I heard of a church recently that stopped its giving tree. It used to put up a tree where members could bring gifts and toys to be donated to those in need. But they don’t do that anymore. Do you want to know why? The church members got frustrated because the gift recipients weren’t very grateful. Some of them would actually complain about what they received. Can you believe people would be like that?

You better, because we do the same thing--to God.  Jesus showed us the greatest act of love ever by sacrificing everything to win for us forgiveness and heaven. He suffered the whippings and beatings and mocking. He suffered the hellish punishment of his heavenly Father for all of our selfish sins that are all too common in each of us. And how do we so often respond? We fall into the same stupid and selfish sins. We seldom thank Jesus like we should. Yes, there are times we remember to say or sing a quick, “Thank you.” But most of the time we take his love and mercy for granted. And then we have the gall to get upset and frustrated when he doesn’t give us everything we want, when we want it. In spite of all that, our God continues to forgive us, to love us.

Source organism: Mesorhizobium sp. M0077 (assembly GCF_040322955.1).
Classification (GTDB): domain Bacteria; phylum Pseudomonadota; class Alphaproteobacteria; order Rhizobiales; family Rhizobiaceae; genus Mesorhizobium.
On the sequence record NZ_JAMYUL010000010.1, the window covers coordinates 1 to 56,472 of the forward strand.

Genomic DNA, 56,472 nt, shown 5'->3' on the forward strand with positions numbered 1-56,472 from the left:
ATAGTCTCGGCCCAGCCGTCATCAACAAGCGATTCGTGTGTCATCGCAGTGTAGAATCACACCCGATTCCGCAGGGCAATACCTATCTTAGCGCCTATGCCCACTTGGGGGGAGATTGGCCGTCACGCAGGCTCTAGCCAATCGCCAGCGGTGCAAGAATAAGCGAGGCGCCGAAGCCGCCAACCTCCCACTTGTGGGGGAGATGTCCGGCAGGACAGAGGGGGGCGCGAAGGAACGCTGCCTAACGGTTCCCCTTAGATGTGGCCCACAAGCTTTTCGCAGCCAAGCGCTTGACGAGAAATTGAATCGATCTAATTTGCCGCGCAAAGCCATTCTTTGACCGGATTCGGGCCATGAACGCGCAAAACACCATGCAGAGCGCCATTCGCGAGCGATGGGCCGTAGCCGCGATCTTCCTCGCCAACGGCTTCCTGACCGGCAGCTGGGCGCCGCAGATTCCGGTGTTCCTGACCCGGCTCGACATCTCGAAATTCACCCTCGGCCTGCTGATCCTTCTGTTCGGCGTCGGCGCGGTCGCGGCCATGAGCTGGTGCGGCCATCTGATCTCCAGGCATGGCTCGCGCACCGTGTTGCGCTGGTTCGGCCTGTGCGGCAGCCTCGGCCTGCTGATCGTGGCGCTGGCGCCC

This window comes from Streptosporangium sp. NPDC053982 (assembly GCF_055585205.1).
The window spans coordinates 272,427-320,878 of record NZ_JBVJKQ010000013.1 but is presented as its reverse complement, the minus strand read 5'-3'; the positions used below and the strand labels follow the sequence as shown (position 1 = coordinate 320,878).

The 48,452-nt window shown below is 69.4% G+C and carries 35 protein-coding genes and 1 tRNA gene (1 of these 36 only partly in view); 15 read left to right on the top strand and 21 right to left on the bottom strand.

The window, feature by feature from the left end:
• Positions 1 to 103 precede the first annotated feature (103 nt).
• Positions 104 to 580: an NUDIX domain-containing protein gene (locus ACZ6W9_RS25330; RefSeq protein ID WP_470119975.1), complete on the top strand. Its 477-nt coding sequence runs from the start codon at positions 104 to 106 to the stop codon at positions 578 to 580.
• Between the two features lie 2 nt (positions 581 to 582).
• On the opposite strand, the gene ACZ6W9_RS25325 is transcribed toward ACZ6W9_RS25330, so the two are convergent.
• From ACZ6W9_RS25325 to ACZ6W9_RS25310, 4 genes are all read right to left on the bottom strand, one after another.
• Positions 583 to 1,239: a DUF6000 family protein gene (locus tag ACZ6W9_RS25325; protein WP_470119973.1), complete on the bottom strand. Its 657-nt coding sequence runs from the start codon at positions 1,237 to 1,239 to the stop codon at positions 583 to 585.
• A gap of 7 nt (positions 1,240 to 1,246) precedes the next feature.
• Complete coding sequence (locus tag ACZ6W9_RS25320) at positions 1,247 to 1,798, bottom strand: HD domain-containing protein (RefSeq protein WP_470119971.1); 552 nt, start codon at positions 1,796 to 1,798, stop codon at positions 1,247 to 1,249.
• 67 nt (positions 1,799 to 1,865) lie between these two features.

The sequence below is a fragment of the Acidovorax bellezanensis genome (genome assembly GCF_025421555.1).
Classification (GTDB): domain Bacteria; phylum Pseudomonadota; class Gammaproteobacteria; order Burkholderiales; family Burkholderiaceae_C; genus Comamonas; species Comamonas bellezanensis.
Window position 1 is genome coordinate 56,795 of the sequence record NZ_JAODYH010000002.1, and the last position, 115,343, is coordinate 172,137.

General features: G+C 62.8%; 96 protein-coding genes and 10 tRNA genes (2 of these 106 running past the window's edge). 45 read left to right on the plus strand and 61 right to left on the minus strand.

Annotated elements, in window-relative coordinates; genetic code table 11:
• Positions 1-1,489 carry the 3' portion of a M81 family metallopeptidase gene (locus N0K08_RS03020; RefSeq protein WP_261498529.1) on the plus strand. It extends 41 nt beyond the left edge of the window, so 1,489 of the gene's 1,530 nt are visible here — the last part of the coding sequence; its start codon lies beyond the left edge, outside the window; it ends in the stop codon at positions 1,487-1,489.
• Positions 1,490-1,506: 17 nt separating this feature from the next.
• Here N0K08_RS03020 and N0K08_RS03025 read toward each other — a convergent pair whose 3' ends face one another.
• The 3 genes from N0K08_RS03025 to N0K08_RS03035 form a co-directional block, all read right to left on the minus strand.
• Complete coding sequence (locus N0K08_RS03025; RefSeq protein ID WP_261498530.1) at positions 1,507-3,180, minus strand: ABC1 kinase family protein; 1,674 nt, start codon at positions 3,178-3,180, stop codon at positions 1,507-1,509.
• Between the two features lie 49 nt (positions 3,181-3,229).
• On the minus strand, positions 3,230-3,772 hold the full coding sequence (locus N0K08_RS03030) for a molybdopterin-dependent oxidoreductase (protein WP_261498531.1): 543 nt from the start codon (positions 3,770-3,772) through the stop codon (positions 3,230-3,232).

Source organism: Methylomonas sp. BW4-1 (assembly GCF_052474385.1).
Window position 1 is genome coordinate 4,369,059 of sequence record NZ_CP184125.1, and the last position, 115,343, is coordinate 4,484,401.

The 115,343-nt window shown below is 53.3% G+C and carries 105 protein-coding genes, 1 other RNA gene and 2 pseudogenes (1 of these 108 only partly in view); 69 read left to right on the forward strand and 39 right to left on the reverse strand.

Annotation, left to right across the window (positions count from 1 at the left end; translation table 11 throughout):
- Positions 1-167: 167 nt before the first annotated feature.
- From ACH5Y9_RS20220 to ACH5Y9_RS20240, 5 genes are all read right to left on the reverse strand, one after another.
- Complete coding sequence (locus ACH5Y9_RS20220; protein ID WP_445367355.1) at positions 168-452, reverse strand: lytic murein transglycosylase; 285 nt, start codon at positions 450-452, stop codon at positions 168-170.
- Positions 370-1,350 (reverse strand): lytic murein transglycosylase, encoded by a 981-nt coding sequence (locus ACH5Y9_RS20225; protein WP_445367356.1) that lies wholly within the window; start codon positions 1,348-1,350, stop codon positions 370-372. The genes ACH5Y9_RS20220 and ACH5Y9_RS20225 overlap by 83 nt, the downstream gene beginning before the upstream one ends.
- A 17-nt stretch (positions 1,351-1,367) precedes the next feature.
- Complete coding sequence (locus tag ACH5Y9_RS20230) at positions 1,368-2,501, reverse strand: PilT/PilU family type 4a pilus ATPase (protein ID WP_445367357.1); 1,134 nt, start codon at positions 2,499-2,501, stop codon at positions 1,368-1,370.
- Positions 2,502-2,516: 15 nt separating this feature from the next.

Wouldn’t it be better to respond to the Lord’s uncommon mercy with our own uncommon gratitude? After Jesus told the lepers to show themselves to the priest, all ten of the lepers left. Can’t you just picture what it must have been like as the lepers went to the priest? They noticed their joints no longer hurt. Their skin cleared up. They were healed. Can’t you just see them pick up the pace and begin to run? Their lives were completely changed. All ten had won the leprosy lottery! But then one of them stopped in his tracks. He turned around and ran back to Jesus, praising God in a loud voice. He fell at Jesus’ feet and thanked him. We aren’t told anything more about the other nine. We can only assume that they too were thankful. They just didn’t show it. That kind of gratitude is all too common.

Yes, even with us. For example we hear about a 16 year old girl tragically killed as she drove to school after Christmas break. It makes us realize how blessed we are to have people in our lives. We think to ourselves, “As soon as I get home, I am going to tell my children, my husband, my wife how much I love them. From now on, I am going to live each day as if it were their last.” But then a couple of hours pass. We get busy with our lives. By the time we get home, we forget to tell our family how much we love them. Nothing significantly changes. Or sometimes we come to church and the message of Christ’s uncommon mercy moves us. We feel an overwhelming sense of gratitude to God. We may even say a prayer of thanks to him. We think to ourselves about how we are going to change our lives—how from now on we are going to live for God. We imagine all the changes we are going to make. But then we get home and are distracted—by the TV or the bills or housework—and those feelings and thoughts quickly drift away. Nothing really changes.